The short answer to your question is that, assuming the "remarks" are clear, and that there are no other contract change allegations or issues, a judge will look at the entire (unilateral) modification, give everyone a funny look, and then, most likely, recognize the original due date. However, that was the short answer. Check with your attorney for a longer one.

Link to post
Share on other sites

Hi Buyerboy,

I'm assuming you're in industry.

In the legacy system, when you permitted the supplier to deliver late (i.e., when the promise date was later than the due date), did you not understand that, in effect, you had agreed to modify the contract? My point is that the new system seems to be forcing you to recognize a contract mod, when the legacy system permitted "unwritten mods" for a relaxed delivery date. Nothing wrong with that that I can see.

Moreover, I agree that the supplier should be evaluated against the original due date, even if the delivery date is moved to the right.

Hope this helps.

Link to post
Share on other sites

Well, in my part of the "Procurement World" there is no such thing as "permitting" a supplier to deliver late. I have no other choice than to just urge them to deliver as soon as they can. Happens everyday, everywhere I have worked. The supplier's "delivery performance" rating is gigged, but they, and I, know that I will soon be back to place another order for more precious, sole source, material. This is a non-issue in regard to my original post.

My concern is with the now "secret" original due date that is locked into our business sytem and, more importantly, the assumption by the generic buyers that a note in the body of the PO would suffice for telling the supplier that the printed "Contractual Due Date" is really not the actual "Contractual Due Date" that they would be judged against.

I'm trying gather a couple opinions before I push this to Legal.

Link to post
Share on other sites
Guest Vern Edwards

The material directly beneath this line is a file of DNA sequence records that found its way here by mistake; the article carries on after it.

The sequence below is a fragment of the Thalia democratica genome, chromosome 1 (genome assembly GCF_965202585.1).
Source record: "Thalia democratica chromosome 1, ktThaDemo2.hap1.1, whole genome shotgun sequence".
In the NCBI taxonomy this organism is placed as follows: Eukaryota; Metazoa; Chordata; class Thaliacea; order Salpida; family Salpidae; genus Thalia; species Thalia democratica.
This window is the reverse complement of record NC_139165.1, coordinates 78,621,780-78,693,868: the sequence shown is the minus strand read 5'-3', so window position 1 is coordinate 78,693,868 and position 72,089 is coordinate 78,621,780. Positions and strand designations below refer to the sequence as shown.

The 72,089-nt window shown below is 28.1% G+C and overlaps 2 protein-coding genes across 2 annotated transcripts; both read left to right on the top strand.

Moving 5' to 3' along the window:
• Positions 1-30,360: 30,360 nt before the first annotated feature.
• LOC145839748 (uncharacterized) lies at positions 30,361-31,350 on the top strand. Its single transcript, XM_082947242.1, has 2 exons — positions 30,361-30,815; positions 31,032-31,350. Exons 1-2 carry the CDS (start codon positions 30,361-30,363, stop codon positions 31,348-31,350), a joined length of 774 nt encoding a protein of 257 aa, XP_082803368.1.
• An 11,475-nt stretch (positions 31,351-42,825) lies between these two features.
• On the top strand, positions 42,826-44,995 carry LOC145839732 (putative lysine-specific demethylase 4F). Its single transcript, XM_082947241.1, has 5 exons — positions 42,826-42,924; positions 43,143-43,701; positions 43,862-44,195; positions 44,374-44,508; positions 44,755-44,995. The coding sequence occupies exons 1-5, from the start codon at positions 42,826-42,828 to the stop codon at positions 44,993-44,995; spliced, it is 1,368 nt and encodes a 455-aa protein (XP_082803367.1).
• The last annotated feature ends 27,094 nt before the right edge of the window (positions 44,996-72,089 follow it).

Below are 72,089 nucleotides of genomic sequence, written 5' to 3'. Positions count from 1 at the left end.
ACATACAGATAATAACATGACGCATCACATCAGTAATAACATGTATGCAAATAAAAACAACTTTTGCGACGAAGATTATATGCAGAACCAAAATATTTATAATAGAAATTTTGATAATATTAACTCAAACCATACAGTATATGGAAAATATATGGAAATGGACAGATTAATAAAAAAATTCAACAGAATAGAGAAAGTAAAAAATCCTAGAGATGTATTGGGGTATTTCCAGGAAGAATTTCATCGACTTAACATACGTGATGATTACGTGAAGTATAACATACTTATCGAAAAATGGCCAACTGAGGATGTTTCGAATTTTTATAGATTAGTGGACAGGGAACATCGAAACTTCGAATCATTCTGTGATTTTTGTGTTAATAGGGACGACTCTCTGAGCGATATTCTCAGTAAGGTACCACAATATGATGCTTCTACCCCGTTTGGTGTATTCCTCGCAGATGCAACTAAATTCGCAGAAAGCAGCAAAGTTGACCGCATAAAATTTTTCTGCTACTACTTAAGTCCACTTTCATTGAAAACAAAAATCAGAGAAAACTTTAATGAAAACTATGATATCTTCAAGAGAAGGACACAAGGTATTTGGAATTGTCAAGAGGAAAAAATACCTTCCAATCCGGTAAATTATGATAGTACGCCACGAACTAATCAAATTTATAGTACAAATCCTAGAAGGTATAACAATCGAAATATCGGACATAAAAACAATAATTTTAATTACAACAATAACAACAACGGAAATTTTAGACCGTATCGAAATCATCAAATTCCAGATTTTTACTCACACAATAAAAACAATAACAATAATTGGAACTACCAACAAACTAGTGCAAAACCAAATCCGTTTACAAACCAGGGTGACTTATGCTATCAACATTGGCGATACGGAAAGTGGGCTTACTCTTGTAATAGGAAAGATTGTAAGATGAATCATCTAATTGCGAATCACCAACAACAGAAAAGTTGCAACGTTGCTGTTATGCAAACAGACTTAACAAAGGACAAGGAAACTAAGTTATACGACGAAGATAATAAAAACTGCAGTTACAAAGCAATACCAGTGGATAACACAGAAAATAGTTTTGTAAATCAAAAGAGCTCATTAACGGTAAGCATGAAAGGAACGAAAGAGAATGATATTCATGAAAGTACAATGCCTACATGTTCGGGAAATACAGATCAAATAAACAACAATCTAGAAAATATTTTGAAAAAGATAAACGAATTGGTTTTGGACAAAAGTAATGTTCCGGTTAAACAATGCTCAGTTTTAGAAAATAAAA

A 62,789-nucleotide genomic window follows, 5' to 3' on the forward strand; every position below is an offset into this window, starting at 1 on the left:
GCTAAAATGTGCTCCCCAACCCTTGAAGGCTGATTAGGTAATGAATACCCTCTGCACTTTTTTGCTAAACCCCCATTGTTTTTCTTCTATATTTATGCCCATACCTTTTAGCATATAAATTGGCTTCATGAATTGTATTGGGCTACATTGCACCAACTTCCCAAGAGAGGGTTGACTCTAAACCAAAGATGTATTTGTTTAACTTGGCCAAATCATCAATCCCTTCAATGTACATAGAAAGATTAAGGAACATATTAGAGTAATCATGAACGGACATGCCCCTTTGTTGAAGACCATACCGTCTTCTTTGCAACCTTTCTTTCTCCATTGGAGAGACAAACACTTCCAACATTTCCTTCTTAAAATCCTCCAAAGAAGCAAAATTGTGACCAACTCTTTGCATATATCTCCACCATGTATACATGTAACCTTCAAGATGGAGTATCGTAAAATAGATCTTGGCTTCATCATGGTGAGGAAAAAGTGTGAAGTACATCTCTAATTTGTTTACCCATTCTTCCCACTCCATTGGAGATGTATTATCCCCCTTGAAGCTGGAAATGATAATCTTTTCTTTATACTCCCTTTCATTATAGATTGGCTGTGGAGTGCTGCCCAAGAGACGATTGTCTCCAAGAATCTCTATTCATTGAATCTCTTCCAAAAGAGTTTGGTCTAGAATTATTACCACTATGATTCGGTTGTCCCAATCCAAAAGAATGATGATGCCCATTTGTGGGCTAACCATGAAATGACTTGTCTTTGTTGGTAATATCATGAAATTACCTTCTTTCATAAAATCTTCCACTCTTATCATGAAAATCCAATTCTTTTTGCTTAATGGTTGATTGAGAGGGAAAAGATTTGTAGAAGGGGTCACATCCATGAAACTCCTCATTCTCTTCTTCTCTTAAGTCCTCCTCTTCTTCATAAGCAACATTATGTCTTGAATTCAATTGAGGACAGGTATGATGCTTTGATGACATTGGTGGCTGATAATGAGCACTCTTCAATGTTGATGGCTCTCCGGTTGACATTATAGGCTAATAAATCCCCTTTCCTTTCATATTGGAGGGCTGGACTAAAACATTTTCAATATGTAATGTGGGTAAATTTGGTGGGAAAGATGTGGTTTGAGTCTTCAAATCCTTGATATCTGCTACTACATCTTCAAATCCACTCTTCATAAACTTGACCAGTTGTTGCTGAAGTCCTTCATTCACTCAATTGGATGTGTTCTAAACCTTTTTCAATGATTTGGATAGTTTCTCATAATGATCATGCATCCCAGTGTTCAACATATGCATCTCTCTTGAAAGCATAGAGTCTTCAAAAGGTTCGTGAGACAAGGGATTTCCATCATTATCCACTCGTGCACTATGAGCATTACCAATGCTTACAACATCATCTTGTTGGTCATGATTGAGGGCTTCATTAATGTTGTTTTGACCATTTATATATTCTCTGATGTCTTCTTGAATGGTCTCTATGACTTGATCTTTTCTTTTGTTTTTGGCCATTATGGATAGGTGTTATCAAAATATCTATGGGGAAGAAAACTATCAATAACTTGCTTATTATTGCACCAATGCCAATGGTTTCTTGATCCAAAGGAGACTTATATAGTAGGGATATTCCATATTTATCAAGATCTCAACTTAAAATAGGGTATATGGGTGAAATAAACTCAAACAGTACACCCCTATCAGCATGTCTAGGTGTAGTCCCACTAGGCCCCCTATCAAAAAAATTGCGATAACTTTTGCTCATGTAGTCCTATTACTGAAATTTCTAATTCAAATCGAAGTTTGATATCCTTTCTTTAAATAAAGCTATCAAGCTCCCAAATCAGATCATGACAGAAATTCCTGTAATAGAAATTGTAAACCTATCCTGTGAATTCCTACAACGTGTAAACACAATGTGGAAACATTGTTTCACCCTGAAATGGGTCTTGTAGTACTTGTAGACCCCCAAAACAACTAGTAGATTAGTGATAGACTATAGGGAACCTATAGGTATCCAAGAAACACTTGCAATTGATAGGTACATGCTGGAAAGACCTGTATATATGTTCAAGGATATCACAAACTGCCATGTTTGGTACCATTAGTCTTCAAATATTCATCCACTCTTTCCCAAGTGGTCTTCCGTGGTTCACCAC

Buyerboy:

As I suspect you know, what you're doing is signing a contract with a delivery date ("due date") and then waiving it when the contractor does meet it. You're doing this as a matter of course ("course of dealings"), which effectively means that your suppliers believe that the delivery date is not contractually binding. I suspect that you do the same thing if they do not meet the "promise date."

When a supplier is late, the correct thing to do is negotiate a new delivery date ("due date") and modify the contract appropriately. But what's the point? You do not enforce your dates, and the suppliers know and rely on that. Your vendor rating system also seems pointless, since you continue to make give your business to delinquent performers. Really, I don't see why you're bothering yourself about this. It seems to me that a "note" somewhere is just fine.

Link to post
Share on other sites
  • 1 month later...

Update, , , ,

One of the other Buyers here just asked me about writing and sending a "Show Cause" letter. I asked them, and yes, they have been continually changing the "Contractual Due Date" on the Purchase Order(s). They, and their boss, were not happy about my answer of "How can you, the printed PO delivery schedule says they are not late, and/or are otherwise to schedule"!

Link to post
Share on other sites
Guest
This topic is now closed to further replies.
×
×
  • Create New...